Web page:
Not All Heroes Wear Capes, by Metro Boomin
Suggested by Alfie Bennett
I thought I’d found a way to enjoy modern Rap albums.
I was wrong.
It’s a conundrum, if I’m honest. I want to give everything the good old college try, an ears-perked-mind-open listen, with a frank, fulsome and forthright review to follow. But when I fire up Spotify and hear the same drums and strings and groove, and the rapper peddling the understated mumblewhisper delivery, my heart hardens and my blood fizzes black.
The issue is primarily communicative, with my approach to music in general taking a slice of the blame. Put simply, I like a fine lyrical performance and a strident vocal delivery. Rap should be fine, right? The lyrics are fire, their content incendiary, and the rapper supplying the art has the opportunity to dazzle at every step.
Except it’s not that easy. This album, and countless others, sees the rapper imparting his wisdom with a shoddy and lacklustre shrug. It’s quiet and unassuming throughout, mutterings with little force, or heart, or vigour. There’s no sense of theatricality, which to some may be a blessing but, to me, is a colossal misstep. It’s a wasted opportunity, as it presents itself as thoroughly uninterested whether you listen or not, so it’s no surprise when I feel like the wisest choice is the latter.
Metro Boomin is lauded as the most influential rap album producer of the last eight years, a stalwart of the modern rap sound that’s driven the sound and career of a plethora of superstars. So, this Rap sound, articulated above? It’s all his fault. Not All Heroes Wear Capes is his first solo album, and each track features a guest artist. Does Metro Boomin actually rap on his album? I have no clue, despite my investigations.
I mentally switched off early, in truth. The lyrics and subjects were as impenetrable as usual, so I just drifted away. Which led me to the alluded epiphany I mentioned earlier. I found I could groove to the sound, a little, if I simply didn’t care about what was being said. I began hearing the vocals as an instrument, a gibberish noise akin to urban yodelling, assigning no meaning or mental effort to interpret the message. It was quite soothing, and not unpleasant. Here’s where I thought… is this how other people stomach swathes of this stuff?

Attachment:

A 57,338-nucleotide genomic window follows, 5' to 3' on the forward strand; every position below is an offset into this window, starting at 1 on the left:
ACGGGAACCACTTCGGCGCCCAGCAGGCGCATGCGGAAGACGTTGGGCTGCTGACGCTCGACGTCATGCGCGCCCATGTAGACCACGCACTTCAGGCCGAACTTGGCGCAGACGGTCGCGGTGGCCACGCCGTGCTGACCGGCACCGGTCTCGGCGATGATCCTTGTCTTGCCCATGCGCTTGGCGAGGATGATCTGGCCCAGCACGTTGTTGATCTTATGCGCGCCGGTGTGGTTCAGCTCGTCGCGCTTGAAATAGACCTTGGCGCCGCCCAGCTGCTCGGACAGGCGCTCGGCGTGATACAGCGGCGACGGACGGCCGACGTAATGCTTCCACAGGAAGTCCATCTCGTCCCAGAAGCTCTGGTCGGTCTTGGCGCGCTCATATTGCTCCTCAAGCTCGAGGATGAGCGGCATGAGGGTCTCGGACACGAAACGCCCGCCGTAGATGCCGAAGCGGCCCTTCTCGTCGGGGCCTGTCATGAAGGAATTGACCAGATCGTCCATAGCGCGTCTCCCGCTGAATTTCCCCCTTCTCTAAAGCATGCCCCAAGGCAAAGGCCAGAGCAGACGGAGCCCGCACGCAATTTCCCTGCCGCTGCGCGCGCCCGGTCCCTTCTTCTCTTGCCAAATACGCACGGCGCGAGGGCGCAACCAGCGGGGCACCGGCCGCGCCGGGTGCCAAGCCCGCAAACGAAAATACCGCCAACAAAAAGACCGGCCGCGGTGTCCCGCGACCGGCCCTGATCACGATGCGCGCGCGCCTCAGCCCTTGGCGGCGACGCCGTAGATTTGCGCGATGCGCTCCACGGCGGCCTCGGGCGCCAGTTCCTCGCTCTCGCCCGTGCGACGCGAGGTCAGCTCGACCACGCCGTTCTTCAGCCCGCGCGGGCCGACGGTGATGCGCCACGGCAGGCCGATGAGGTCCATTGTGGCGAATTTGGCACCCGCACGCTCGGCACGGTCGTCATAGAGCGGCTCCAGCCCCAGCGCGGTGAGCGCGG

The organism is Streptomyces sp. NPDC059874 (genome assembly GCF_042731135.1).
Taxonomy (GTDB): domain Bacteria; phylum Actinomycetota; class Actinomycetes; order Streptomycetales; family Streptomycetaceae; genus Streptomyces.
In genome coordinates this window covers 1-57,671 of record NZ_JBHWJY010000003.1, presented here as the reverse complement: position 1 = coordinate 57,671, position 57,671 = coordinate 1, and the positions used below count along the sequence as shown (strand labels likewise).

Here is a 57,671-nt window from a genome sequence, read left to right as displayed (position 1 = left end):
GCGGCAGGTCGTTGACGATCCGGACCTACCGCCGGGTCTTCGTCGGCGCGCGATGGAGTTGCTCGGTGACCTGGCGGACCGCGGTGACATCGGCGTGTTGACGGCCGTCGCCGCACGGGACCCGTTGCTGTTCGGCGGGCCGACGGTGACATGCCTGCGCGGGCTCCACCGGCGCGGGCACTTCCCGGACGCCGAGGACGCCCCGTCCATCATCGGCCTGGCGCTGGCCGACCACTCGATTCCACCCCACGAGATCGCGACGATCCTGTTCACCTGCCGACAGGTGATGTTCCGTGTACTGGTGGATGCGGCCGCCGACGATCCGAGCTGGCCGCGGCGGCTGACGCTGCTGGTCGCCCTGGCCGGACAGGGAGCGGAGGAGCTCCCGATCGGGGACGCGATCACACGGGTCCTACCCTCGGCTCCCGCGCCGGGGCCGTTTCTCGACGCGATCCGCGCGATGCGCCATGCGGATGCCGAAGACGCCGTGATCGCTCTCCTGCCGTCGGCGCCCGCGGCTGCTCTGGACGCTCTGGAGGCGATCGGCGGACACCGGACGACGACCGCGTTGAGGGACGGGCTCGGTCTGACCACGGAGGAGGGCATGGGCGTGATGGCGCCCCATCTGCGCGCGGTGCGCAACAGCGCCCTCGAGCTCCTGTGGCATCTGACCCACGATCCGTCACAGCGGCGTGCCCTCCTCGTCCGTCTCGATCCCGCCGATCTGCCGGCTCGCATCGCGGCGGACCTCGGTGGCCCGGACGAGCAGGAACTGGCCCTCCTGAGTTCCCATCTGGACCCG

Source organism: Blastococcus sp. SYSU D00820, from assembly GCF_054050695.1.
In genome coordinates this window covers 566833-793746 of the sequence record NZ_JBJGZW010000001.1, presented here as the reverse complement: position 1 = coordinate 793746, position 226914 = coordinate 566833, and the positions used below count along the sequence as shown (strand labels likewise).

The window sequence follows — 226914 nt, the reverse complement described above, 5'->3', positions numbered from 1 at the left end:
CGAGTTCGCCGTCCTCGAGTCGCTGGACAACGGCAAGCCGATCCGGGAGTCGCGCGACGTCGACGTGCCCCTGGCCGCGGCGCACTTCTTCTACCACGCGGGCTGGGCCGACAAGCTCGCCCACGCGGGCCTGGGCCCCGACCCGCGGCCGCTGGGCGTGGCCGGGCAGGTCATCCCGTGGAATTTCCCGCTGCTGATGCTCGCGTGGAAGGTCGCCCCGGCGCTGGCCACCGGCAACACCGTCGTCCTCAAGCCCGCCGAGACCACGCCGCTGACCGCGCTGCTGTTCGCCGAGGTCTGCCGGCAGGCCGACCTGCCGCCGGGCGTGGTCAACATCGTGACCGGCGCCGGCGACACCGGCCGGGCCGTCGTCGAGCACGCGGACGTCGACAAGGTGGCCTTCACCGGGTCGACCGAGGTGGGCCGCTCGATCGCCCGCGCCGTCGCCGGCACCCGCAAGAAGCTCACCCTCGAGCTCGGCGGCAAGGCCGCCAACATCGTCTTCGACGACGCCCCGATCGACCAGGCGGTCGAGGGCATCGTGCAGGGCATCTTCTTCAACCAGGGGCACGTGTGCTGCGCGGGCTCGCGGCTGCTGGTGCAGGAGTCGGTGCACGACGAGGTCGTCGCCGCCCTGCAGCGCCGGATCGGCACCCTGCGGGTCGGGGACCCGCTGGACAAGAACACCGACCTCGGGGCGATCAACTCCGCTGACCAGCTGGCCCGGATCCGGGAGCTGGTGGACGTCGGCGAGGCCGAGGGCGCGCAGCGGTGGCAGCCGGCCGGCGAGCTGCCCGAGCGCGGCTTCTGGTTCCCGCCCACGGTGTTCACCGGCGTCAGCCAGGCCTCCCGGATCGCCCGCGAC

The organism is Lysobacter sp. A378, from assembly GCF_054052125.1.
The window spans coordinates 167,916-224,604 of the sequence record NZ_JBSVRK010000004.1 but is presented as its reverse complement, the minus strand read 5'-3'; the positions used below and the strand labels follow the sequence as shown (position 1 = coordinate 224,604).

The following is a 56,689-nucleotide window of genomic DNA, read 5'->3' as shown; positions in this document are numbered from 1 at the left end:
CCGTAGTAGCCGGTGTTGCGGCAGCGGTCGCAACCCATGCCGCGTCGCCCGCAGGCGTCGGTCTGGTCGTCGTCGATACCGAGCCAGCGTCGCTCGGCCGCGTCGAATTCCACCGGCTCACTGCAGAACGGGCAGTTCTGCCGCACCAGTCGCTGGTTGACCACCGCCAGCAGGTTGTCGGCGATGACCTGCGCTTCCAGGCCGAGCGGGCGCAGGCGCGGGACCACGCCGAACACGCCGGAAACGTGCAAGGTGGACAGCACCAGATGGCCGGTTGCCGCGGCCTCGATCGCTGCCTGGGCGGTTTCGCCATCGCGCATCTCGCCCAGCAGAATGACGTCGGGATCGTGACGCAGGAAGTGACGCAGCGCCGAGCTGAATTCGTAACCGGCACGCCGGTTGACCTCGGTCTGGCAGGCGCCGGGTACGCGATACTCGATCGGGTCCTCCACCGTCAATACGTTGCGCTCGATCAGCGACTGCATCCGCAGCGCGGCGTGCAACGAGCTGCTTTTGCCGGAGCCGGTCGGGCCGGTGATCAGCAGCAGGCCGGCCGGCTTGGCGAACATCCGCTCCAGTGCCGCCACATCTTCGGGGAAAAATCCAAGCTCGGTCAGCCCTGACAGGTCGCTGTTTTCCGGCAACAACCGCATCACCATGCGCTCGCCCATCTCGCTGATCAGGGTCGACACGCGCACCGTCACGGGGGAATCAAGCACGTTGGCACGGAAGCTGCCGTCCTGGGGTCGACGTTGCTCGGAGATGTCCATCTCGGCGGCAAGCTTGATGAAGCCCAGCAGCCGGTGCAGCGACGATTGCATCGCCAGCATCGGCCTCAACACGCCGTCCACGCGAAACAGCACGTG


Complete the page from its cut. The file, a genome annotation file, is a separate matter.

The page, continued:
Alas, it couldn’t last. While I was enjoying the ambient groove of songs like Space Cadet, Lesbian and Borrowed Love, I felt a niggling at the base of my skull, a yearning to engage and interpret. That’s one of the things I like about music, and this project. I want to know more. When I wilfully flick the Idiocy Switch, I feel impotent, lobotomized. I want to engage, to embrace. When I can, like in my standout 10 Freaky Girls, it’s almost fun. But it’s hard work with what’s presented. Sure, I enjoy lines like “Keisha eat the molly like it’s candy / Bodyslam a n*gga like I’m Randy” for the (wrestling) references I understand, but I have to research “molly” to discover it’s MDMA. Without extensive crib notes, I flounder. And this is an easy song.
Not All Heroes Wear Capes gets 5/10. Like others of its type, If I don’t care, it’s pleasant, but if I do care, it’s exhausting.